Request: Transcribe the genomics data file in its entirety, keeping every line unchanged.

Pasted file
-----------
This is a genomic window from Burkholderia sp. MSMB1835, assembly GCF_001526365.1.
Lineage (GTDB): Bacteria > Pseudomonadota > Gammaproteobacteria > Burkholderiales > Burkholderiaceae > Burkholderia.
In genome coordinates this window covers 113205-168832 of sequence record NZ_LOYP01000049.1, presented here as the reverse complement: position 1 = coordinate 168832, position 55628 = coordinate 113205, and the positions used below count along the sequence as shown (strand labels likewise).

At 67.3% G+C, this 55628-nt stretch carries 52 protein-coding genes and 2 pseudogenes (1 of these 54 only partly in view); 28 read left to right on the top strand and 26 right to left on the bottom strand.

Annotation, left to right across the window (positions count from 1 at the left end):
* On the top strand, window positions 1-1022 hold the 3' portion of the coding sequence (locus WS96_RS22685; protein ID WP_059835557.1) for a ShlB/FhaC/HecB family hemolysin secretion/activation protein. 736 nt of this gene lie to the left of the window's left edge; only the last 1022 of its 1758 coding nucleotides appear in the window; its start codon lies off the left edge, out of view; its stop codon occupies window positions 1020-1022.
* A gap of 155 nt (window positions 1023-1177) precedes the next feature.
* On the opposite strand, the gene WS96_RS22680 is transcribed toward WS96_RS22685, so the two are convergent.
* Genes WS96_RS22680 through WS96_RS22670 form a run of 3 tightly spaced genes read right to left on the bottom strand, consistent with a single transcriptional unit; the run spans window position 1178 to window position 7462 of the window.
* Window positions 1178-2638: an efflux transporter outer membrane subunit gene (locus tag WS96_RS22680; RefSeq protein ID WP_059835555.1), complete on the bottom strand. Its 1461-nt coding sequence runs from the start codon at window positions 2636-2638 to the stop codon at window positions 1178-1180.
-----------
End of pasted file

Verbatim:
This is a genomic window from Burkholderia sp. MSMB1835, assembly GCF_001526365.1.
Lineage (GTDB): Bacteria > Pseudomonadota > Gammaproteobacteria > Burkholderiales > Burkholderiaceae > Burkholderia.
In genome coordinates this window covers 113205-168832 of sequence record NZ_LOYP01000049.1, presented here as the reverse complement: position 1 = coordinate 168832, position 55628 = coordinate 113205, and the positions used below count along the sequence as shown (strand labels likewise).

At 67.3% G+C, this 55628-nt stretch carries 52 protein-coding genes and 2 pseudogenes (1 of these 54 only partly in view); 28 read left to right on the top strand and 26 right to left on the bottom strand.

Annotation, left to right across the window (positions count from 1 at the left end):
* On the top strand, window positions 1-1022 hold the 3' portion of the coding sequence (locus WS96_RS22685; protein ID WP_059835557.1) for a ShlB/FhaC/HecB family hemolysin secretion/activation protein. 736 nt of this gene lie to the left of the window's left edge; only the last 1022 of its 1758 coding nucleotides appear in the window; its start codon lies off the left edge, out of view; its stop codon occupies window positions 1020-1022.
* A gap of 155 nt (window positions 1023-1177) precedes the next feature.
* On the opposite strand, the gene WS96_RS22680 is transcribed toward WS96_RS22685, so the two are convergent.
* Genes WS96_RS22680 through WS96_RS22670 form a run of 3 tightly spaced genes read right to left on the bottom strand, consistent with a single transcriptional unit; the run spans window position 1178 to window position 7462 of the window.
* Window positions 1178-2638: an efflux transporter outer membrane subunit gene (locus tag WS96_RS22680; RefSeq protein ID WP_059835555.1), complete on the bottom strand. Its 1461-nt coding sequence runs from the start codon at window positions 2636-2638 to the stop codon at window positions 1178-1180.